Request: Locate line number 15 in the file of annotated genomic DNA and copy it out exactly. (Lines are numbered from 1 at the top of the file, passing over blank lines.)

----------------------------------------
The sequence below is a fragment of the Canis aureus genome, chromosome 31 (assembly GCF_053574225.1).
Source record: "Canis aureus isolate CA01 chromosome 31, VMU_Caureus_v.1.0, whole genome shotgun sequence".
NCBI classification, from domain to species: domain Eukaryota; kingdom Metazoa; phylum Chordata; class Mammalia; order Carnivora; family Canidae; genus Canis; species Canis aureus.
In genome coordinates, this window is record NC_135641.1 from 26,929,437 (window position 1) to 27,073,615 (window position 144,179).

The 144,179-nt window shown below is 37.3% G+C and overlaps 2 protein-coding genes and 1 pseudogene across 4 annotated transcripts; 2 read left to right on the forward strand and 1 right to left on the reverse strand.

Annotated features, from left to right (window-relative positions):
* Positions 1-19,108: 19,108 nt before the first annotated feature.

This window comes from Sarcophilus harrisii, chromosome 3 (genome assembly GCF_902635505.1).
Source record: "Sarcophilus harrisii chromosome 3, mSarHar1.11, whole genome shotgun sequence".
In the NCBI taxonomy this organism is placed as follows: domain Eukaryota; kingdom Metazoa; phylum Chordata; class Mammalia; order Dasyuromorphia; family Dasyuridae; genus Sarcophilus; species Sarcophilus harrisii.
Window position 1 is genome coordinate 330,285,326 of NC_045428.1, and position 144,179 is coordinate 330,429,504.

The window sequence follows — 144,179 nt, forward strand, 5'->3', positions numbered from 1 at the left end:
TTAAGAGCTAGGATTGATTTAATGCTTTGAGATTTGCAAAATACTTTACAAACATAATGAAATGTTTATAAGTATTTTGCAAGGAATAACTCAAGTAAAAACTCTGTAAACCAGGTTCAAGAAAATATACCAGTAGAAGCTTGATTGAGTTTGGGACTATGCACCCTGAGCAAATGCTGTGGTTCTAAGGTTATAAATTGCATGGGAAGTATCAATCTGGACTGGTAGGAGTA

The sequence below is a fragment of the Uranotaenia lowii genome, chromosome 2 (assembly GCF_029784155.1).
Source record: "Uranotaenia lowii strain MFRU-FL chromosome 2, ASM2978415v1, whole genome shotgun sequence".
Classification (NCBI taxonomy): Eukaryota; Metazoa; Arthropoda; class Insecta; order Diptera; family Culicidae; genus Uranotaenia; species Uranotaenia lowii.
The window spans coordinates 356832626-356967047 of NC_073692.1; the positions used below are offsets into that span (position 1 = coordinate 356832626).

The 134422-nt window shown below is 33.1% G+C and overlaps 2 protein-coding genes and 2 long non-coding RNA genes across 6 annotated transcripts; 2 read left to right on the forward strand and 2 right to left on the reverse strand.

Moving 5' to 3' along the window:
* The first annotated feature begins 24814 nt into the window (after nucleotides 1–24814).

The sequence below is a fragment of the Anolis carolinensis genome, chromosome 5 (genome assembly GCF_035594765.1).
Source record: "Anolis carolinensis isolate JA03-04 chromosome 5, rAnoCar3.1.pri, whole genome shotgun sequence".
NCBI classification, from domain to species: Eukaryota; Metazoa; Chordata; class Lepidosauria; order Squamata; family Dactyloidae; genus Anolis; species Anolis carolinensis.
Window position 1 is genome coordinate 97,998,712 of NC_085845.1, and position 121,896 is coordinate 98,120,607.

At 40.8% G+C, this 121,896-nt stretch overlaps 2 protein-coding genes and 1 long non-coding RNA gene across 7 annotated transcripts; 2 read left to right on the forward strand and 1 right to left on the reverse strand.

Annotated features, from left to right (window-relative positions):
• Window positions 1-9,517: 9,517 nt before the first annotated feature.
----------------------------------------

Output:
Source record: "Uranotaenia lowii strain MFRU-FL chromosome 2, ASM2978415v1, whole genome shotgun sequence".